Small business owners have a ton of tax forms to keep up with, and as a result, it can be very easy to get them mixed up. A major part of the problem is that these different forms all look similar, but are denoted with numbers instead of names that mean something substantial and easy to remember. Form 941 is an IRS form that has this very problem, but it's also a key form that cannot be overlooked. It's important to know which business owners this form is made for, what information goes on the actual form, who must use the form, and who is exempt from using it. Knowing this information can help to avoid huge, costly mistakes with the IRS.
This form is also known as the Employer's Quarterly Tax Form and is used by employers to report the federal withholdings from most types of employees. It notifies the IRS of a number of important figures, like the employment taxes taken from employee pay and the amount owed to the IRS. Specifically, Form 941 requires a business owner to report the number of employees, the amounts withheld from each of the employees, all Social Security withholdings, and all Medicare withholdings. It also requires the business owner to list any advances on earned income credits that are paid out to employees, if that's applicable.
As with most tax forms, it can be unclear whether a particular business owner needs to use Form 941 or not. In general, any employers that withhold taxes from their employees' payroll checks will need to fill out a 941. However, there are two main exceptions. The first exception is for people who have household employees like maids or housekeepers. While these employees are exempt from the 941, they do have to be filed on the schedule H portion of Form 1040. Additionally, farm employees will use Form 943 instead of 941, because they have their own special rules for taxes that are different than the normal rules for taxes and withholdings.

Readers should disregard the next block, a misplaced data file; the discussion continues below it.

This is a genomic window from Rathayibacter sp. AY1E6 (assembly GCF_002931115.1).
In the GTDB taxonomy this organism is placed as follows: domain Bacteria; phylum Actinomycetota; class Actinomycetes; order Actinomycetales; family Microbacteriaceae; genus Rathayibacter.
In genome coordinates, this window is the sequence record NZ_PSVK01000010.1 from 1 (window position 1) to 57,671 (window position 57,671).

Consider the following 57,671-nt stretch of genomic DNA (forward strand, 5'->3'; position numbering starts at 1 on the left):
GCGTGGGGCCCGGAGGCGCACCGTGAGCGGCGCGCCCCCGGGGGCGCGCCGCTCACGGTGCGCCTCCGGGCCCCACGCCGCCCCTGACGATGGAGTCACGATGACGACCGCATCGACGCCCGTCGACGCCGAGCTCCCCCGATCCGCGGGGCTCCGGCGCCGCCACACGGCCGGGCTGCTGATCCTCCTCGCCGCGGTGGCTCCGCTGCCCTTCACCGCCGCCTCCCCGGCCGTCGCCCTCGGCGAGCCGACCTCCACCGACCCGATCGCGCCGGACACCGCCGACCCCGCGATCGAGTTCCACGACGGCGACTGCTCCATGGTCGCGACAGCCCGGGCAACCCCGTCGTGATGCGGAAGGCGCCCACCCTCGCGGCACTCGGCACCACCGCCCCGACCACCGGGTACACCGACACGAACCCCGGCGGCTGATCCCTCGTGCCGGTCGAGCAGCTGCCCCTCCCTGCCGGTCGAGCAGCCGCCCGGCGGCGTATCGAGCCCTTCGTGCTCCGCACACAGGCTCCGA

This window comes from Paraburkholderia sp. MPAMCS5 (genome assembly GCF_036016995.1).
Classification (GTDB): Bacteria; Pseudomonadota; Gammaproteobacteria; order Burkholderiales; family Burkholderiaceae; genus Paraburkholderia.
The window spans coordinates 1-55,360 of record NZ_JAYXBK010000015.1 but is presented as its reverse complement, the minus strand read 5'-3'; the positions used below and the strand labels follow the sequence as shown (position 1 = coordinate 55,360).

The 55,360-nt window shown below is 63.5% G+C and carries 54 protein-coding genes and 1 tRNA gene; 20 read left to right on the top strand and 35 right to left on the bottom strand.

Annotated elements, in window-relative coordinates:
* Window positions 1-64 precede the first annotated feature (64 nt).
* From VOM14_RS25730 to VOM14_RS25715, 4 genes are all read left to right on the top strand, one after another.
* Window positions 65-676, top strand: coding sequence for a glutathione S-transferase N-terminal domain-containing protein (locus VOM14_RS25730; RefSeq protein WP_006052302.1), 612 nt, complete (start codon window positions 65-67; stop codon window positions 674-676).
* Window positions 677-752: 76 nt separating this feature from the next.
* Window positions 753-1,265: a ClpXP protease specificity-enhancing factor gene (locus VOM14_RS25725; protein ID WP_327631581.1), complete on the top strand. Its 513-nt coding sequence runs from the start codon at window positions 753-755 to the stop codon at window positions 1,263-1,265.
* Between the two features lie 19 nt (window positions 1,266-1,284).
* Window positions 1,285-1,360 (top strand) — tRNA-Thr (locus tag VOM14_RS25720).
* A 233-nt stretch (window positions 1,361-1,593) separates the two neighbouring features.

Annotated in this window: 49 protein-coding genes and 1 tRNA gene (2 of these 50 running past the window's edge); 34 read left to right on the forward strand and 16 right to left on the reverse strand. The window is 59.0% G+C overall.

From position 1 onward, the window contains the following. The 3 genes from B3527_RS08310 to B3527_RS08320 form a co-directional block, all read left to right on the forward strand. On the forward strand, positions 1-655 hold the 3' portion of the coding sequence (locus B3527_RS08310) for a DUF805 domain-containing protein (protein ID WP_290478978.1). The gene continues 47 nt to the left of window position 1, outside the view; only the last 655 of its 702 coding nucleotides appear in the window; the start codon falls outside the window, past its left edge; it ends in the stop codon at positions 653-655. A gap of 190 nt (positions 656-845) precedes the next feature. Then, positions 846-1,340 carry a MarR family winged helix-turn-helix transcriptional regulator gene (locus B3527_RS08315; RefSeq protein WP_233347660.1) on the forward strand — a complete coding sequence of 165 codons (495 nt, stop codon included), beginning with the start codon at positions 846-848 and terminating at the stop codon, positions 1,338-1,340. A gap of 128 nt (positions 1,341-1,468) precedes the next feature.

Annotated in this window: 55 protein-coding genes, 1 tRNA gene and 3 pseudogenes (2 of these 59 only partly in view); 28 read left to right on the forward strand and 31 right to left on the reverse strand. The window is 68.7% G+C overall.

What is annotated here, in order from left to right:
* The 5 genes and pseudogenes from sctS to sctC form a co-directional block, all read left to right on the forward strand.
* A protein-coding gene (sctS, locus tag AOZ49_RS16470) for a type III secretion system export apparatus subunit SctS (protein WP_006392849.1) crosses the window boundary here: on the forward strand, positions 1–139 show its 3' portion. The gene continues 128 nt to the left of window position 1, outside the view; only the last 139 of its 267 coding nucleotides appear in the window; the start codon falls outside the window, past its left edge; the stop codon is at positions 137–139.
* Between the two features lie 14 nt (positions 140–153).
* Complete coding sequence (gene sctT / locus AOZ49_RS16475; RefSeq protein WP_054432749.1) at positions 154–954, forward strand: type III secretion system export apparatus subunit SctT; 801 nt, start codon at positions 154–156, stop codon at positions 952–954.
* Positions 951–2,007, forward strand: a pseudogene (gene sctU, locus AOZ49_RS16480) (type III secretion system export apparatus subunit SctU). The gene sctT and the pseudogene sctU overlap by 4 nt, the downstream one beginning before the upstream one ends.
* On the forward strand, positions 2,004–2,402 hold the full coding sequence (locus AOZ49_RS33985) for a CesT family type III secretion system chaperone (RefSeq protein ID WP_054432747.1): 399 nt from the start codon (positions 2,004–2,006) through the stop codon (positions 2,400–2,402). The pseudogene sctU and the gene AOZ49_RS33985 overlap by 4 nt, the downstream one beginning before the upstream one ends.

Another exception occurs for employees who only work on a seasonal basis. A business owner will only have to include these employees on their 941 if the employees worked during that quarter. This is critical for businesses that have a large influx of seasonal employees, like department stores and retail outlets during the holidays, or businesses that employ teenagers who are out of school during the summer breaks.